Decluttering our space, at home or at work, as a group or individual effort, is a much-touted strategy. You may have watched a few hoarder reality shows on TV and either been inspired or assured that your own clutter isn’t THAT bad.
Perhaps you have undertaken the task of decluttering your computer, deleting unwanted files, and organizing your desktop for maximum efficiency. You may have a regular schedule of doing that throughout the year. But have you thought of decluttering your brain?
Very few people think of their brain as a computer, if they think about it at all. Yet, the brain is a supercomputer and extremely powerful in the way it can make connections. It can also get overwhelmed and sometimes confused. Human beings tend to absorb tons of information and hold onto bits that are of no use and may even be harmful to their thinking.
There are ways to do minor brain decluttering, such as journaling or making tiny to-do lists. For large scale decluttering, mind mapping is an extremely effective strategy.
You may be familiar with other uses for mind mapping, particularly to brainstorm and plan. But using it to declutter your brain is very powerful. Here are areas of life where decluttering may be especially needed.
Complicated relationships tend to overwhelm the brain and cause negative thoughts to develop like weeds in your yard. Those negative thoughts overtake the positive thoughts and clutter the brain with images that bounce around like a box of golf balls dropped from 100 feet. The thoughts are suddenly all over the place. When we speak of relationships, we are talking about significant others, children, friends, and even co-workers. A mind map allows you to take the core problem and then drill it down to find solutions. All the thoughts regarding the relationship are in front of you, placed in an organized process rather than helter-skelter.
We take in a lot of information from what we read, see, and hear. In today’s world, we are bombarded with information, and we do not need all of it to function daily. All this information bouncing around in your head causes serious clutter. Mind mapping helps you to put down the pertinent information you need right now, information you want to record and be able to access at another time, and discard what you don’t need.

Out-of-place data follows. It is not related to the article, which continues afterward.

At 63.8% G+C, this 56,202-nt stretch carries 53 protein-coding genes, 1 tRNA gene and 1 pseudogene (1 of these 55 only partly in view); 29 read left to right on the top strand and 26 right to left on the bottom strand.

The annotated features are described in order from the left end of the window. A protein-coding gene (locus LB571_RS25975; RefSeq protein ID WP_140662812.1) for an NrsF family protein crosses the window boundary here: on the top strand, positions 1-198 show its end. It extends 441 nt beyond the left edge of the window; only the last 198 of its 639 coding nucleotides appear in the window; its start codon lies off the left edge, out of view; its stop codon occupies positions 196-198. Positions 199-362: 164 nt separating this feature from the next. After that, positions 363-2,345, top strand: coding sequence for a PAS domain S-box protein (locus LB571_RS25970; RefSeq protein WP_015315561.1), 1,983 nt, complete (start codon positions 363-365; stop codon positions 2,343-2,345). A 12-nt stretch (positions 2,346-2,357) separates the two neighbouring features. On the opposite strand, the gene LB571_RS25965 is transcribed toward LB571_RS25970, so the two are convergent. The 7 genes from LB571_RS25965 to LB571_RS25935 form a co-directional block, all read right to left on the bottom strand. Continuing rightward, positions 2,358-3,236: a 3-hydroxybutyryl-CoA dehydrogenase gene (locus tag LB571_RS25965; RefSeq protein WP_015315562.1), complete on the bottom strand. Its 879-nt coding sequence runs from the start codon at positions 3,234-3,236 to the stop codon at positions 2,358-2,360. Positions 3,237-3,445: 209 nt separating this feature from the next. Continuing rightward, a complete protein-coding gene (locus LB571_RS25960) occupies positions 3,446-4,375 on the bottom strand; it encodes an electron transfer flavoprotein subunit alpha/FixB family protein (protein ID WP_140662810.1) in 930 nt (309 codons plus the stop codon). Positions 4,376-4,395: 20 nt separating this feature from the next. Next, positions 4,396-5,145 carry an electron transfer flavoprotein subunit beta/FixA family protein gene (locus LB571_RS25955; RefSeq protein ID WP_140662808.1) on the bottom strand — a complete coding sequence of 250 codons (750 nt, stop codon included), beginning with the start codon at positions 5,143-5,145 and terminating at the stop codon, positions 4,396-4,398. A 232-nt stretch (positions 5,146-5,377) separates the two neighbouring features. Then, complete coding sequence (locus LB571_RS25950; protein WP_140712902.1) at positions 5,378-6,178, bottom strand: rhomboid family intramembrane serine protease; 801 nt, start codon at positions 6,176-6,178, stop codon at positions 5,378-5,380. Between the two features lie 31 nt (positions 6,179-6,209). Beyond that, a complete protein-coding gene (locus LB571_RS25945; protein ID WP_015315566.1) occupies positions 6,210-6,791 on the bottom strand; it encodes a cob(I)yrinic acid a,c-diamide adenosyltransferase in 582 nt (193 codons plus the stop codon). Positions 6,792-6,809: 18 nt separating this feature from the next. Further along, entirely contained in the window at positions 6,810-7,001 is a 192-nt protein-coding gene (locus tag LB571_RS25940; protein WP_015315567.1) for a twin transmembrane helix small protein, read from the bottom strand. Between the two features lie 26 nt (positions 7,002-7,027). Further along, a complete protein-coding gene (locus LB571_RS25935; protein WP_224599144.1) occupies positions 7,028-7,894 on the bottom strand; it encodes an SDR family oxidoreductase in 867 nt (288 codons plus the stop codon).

You may have a large-scale work project, and the information is coming fast and furious. You may even find people giving you input that is not related to the project you are working on.
Mind mapping that project drills down to what is needed and what is not. It will also help you to organize and create new ideas that will help with your project. Working on a project without using a mind map means you may forget things that are in your head but not at the front and center of your thoughts. Capturing them and connecting to them to where they can be used is a great function of mind mapping. It’s a great part of an effort to declutter your brain.
Organizing Your Thoughts
With so many things to do in a day, your thoughts can become disorganized, and the clutter becomes overwhelming as your brain skips from project to project, relationship to relationship. This can be especially true when we are doing so many things virtually and there are not the usual clear delineations between home, work, school, etc.
Mind mapping eliminates the clutter as you have a focus point, which is the center theme in your mind map. Building out the main branches and sub-branches is similar to creating a well-written outline for a non-fiction book. By the time you complete all the branches, you can see where your thoughts are, what the route is, and where the journey ends. All the distractions are moved aside or deleted, and this will serve to declutter your brain and provide clarity and direction.
Mind mapping can be used as a daily tool as well as for longer time frames. Experiment with it and see how effective it is in decluttering your brain and helping you feel more in control.
I have written previously about mind mapping here:
If you really want to learn about mind mapping from the originator of the technique, Tony Buzan published this just a couple of years ago. It’s a distillation of global research that has happened in the 5 decades since he first created this technique.